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This is the third in a series (of indefinite length and regularity) of pieces looking at advertisements in comic books over the decades that amused me for whatever reason. In each installment, we’ll take a look at three ads!
Here is an archive of all installments of this feature.
Just so you didn’t think that companies were not STILL trying to sell crappy food as “energy fuel,” even to this day, check out this 2006 Lunchables ad.
I suppose we’re not that far removed from “Dextrose – real food energy”!
I like this Daisy BB gun ad from the mid-70s just because it looks as though it’s, like, a junior NRA ad…
No offense to the NRA – I just think the idea of a “junior NRA” ad is amusing.
Finally, I’m gonna mix things up a bit by showing an ad for a comic book! Namely, the last issue of Green Lantern to feature the Denny O’Neil/Neal Adams “Green Lantern/Green Arrow” team-up. The book was canceled with #89, but that issue tells us where to look for Green Lantern next.
What I love about this ad is the way Green Arrow is, like, the jilted lover in this ad. “You screwed me out of my own book, Green Arrow, now I’m going to talk about how great of a partner the FLASH is” and Green Arrow gets his little inset where he’s basically saying, “Hey guys, don’t forget about me!!!”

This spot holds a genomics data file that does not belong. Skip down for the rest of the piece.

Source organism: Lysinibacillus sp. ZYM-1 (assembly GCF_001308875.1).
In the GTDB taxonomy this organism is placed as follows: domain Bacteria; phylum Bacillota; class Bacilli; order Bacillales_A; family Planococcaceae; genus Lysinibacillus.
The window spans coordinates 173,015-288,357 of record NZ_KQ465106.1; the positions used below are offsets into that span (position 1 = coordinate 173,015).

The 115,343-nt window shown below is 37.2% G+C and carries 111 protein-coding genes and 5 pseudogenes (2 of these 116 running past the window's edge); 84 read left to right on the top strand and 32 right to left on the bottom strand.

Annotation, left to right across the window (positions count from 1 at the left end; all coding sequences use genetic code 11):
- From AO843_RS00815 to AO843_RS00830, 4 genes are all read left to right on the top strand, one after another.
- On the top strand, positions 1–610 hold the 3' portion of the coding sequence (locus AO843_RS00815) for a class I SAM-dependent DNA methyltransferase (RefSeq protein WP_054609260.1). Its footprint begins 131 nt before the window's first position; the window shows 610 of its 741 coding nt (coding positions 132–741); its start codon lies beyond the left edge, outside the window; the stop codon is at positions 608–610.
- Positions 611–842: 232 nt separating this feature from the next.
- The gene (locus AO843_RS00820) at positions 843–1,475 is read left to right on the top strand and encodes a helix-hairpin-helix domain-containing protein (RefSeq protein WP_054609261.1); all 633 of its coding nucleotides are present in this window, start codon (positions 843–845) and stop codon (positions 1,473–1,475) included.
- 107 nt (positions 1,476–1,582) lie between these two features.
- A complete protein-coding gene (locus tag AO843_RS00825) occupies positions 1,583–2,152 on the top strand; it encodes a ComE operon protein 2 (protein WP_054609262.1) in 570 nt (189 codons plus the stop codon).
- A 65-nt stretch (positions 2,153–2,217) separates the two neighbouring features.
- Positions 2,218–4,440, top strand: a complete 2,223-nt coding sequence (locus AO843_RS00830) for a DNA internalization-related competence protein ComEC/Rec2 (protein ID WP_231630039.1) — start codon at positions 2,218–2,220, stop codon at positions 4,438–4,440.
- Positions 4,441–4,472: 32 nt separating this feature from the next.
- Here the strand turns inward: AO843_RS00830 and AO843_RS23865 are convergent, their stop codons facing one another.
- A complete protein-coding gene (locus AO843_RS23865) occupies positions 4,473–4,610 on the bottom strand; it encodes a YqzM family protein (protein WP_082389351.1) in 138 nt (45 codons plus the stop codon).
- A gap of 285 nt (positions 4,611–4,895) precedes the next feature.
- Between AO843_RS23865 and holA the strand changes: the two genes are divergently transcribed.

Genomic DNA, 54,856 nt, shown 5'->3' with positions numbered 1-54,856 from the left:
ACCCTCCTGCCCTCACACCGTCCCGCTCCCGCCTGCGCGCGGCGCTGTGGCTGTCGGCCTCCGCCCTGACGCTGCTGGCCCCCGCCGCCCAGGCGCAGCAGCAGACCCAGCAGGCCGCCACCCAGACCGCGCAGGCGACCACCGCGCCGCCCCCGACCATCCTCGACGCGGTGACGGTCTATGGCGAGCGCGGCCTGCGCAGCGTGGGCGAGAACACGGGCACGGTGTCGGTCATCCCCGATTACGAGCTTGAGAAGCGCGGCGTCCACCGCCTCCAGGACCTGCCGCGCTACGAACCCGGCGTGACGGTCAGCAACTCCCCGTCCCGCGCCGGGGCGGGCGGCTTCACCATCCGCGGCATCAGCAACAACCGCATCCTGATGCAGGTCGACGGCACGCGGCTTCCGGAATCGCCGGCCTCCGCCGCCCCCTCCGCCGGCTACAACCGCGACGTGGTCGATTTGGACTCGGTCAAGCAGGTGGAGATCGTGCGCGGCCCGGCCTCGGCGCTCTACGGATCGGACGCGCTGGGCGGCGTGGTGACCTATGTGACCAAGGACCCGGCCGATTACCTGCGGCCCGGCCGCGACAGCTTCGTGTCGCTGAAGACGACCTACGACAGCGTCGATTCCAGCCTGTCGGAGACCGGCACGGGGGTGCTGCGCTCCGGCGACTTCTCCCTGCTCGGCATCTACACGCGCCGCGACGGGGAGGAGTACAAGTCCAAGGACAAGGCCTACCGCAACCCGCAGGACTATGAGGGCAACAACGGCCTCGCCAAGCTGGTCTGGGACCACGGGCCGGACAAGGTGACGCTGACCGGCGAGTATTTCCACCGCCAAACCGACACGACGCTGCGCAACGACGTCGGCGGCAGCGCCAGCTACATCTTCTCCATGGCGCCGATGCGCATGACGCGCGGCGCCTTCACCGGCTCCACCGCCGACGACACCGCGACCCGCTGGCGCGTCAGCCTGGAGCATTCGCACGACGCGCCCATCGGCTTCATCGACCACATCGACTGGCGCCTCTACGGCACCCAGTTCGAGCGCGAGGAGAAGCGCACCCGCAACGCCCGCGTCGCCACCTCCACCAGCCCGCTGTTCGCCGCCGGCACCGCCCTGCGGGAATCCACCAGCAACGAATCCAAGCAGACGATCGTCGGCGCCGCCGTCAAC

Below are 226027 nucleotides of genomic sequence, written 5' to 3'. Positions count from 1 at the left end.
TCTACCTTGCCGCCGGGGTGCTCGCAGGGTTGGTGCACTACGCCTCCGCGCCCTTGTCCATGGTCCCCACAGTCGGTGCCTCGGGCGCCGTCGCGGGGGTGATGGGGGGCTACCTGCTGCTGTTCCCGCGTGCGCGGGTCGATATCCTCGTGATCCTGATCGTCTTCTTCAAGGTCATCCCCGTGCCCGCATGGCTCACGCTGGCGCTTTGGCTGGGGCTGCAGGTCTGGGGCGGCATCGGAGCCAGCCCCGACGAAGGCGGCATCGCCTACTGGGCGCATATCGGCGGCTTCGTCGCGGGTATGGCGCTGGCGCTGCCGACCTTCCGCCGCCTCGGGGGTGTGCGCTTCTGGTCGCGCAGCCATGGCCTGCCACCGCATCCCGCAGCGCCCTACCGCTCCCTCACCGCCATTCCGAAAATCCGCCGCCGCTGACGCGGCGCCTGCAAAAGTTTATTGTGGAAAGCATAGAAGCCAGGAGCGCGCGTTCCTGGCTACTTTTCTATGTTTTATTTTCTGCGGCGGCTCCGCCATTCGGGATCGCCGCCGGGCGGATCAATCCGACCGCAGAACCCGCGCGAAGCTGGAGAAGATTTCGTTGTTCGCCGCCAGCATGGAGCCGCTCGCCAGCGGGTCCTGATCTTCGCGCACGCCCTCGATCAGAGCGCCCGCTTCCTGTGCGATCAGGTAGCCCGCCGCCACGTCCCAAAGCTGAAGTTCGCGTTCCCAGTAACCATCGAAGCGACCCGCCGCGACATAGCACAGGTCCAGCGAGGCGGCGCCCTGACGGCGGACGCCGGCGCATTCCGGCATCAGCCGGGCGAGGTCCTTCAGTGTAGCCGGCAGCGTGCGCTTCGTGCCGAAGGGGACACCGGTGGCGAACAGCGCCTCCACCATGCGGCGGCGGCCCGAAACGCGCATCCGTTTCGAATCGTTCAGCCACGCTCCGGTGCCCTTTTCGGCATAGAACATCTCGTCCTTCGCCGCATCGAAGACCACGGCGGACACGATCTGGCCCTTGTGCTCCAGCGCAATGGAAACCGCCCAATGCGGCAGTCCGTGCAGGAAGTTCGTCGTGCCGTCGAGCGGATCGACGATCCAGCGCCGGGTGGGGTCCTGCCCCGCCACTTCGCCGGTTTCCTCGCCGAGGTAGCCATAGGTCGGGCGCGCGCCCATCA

While I’m talking about Green Lantern #89, the COVER of the issue also, in a way, has an ad on it.
Check it out…
Note the price bit. That’s to counteract the fact that Marvel was charging 20 cents for a normal sized comic book while DC was charging 25 cents for a giant-sized comic. Marvel had also tried the 25 cent idea but quickly dumped it. Coincidentally or not, this was the point in history where Marvel officially passed DC as the #1 selling comic book company.
DC’s cover claim almost seems more desperate than anything – “Come on, people!! We have so many more pages!!!!”
That’s all for this installment! If you can think of some goofy comic book ads you’d like to see me feature here, drop me a line at firstname.lastname@example.org. Do not make suggestions in the comment section, so that they can still be a surprise for future readers. In fact, I think I’ll just delete comments that contain future suggestions.
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